This section prepares you to understand processing details, consumer billing, and possible risks associated with bill pay including potential blocks to bill pay accounts. By the end of this section, you will be able to: Explain the finer points of bill pay processing, as required from customer questions and issues Decide how your consumers are billed for bill pay Mitigate the two types of bill pay risk Support consumers if they experience a debit return or a bill pay fraud situation, including a blocked account Section Objectives
Remittance Methods FIS uses one of the following two methods to remit payments: • Electronic - If the payee is found in the database, the payment is sent out electronically. • All electronic payments go through the Federal Reserve. • The payment includes the consumer’s account number with the payee. • The financial institution sees the standard ACH code/description when received from the Automated Clearing House. • Paper Check - If the payee is added manually, the payment is sent out via paper check. • The paper check is drawn against FIS’ corporate checking account. • The check is printed with consumer’s name, address, account number, payment date and payment amount. The envelope with the payment has FIS’ address as the return address. • Reissued paper checks are not debited a second time. • The paper check is void after 90 days. If the payment is not posted and it is approaching the 90-day mark, a service request is automatically created by FIS. • A manually added payee can be converted at a later date to an electronic payee, if there is a match in the FIS database.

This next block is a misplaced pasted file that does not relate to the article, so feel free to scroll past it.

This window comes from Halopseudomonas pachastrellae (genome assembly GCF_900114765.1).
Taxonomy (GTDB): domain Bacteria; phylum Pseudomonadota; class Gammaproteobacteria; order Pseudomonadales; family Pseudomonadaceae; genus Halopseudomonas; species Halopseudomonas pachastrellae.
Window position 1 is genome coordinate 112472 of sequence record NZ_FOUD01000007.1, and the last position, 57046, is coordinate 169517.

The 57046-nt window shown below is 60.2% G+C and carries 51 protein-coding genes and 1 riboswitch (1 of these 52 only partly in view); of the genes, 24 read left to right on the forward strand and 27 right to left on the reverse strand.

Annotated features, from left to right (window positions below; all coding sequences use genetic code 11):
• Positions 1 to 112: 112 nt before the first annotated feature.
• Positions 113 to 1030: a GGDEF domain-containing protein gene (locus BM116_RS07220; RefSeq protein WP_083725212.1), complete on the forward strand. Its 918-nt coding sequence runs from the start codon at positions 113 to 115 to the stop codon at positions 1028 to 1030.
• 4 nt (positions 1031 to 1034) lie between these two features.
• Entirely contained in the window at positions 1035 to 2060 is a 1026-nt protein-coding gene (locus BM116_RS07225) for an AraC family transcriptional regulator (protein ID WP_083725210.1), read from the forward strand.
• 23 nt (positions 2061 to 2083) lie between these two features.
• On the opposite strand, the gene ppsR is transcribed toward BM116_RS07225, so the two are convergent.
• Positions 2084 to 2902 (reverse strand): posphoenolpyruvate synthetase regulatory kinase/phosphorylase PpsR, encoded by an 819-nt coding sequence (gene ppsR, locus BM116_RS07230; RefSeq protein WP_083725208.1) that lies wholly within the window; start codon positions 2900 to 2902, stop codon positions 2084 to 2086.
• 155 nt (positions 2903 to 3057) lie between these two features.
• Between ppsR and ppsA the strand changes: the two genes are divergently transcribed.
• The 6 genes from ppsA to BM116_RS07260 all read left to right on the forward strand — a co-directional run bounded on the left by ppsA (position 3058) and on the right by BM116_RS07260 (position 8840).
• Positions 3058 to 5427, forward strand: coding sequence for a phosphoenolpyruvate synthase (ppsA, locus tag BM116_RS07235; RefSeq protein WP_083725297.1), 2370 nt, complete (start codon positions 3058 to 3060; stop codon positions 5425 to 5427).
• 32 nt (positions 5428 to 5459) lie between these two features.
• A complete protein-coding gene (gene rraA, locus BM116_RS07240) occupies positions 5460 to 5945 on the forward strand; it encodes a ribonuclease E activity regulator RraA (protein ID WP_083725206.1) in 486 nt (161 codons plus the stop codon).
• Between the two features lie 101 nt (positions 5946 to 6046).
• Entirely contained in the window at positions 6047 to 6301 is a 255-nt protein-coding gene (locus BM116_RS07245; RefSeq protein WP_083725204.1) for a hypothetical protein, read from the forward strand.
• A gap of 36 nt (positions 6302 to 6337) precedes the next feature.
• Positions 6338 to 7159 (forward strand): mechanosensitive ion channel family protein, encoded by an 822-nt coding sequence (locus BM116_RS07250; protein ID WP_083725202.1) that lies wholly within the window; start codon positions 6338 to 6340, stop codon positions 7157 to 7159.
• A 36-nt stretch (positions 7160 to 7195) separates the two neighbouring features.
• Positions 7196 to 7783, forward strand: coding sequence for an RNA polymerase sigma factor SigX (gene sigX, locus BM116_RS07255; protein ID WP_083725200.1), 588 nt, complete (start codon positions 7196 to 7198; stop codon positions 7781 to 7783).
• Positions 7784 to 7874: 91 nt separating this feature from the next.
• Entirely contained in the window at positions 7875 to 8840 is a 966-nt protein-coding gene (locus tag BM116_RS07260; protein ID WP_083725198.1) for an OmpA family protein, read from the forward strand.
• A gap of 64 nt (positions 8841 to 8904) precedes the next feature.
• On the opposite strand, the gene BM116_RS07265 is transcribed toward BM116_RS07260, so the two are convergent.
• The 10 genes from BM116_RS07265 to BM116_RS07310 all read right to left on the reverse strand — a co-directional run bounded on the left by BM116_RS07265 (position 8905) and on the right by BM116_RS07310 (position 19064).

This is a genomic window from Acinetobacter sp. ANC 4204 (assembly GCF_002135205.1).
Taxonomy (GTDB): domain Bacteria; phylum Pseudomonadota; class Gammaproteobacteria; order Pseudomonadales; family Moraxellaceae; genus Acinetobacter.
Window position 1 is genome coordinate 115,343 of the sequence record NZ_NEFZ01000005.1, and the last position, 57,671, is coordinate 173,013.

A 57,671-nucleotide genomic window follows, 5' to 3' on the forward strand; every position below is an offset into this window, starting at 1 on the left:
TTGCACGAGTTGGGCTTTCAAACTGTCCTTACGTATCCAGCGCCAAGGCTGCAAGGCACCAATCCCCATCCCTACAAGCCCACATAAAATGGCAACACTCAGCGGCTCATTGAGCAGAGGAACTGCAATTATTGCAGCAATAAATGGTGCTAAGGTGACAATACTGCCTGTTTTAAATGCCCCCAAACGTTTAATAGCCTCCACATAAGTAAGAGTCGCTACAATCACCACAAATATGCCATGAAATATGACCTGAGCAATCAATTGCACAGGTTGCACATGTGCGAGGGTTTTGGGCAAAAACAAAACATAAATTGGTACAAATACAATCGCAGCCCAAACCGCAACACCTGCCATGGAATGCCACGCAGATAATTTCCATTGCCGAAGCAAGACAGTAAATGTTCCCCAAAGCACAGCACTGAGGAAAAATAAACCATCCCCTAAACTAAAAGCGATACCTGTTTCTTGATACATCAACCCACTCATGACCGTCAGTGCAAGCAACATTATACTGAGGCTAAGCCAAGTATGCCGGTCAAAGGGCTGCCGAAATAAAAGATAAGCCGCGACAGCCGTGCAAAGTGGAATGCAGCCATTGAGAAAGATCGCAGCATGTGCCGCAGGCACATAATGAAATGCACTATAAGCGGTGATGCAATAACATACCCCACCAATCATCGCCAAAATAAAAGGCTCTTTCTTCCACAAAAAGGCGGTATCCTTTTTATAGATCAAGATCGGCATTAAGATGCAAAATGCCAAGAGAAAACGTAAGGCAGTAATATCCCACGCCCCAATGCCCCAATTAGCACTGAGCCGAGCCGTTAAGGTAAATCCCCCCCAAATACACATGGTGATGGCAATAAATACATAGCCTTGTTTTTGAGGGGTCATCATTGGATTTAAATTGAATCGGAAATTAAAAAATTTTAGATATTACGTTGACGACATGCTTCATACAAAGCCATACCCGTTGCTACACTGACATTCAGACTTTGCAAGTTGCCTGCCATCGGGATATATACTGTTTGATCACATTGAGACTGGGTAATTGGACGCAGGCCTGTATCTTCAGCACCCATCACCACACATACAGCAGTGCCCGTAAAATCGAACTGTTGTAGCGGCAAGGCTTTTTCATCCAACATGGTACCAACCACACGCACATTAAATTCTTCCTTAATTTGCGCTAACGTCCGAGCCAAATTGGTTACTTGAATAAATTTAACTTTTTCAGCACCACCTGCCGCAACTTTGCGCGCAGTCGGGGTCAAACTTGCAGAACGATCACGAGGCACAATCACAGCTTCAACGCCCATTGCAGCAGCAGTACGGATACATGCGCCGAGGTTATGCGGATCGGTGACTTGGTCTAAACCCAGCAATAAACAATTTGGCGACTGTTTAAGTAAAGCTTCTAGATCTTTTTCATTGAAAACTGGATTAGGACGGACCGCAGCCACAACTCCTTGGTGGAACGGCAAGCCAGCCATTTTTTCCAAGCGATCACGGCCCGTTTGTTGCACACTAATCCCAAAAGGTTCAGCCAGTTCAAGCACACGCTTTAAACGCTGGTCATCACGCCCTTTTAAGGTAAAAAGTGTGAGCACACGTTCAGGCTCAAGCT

When setting up a payment, the consumer clicks on a calendar to view the Send On and Deliver By dates which automatically adjust based on the payment method. Send On Date Send On date - the day that a payment starts to process. FIS begins processing payments at 9:30pm Central Time on this date. Consumers can schedule, edit or cancel the payment through Bill Pay anytime before 9:30 pm Central Time.Note: Consumers can set the Send On date out a year in advance. Deliver By date - the date that FIS guarantees the payment arrives at the payee. This should be on or before the bill’s due date. For electronic payments: The calendar automatically adjusts the Send On and Deliver By dates three banking business days apart. For check payments: The calendar automatically adjusts the Send On and Deliver By dates five banking business days apart. Note: Payments are only processed on days when the Federal Reserve is open for business. Weekends and holidays are grayed out on the calendar.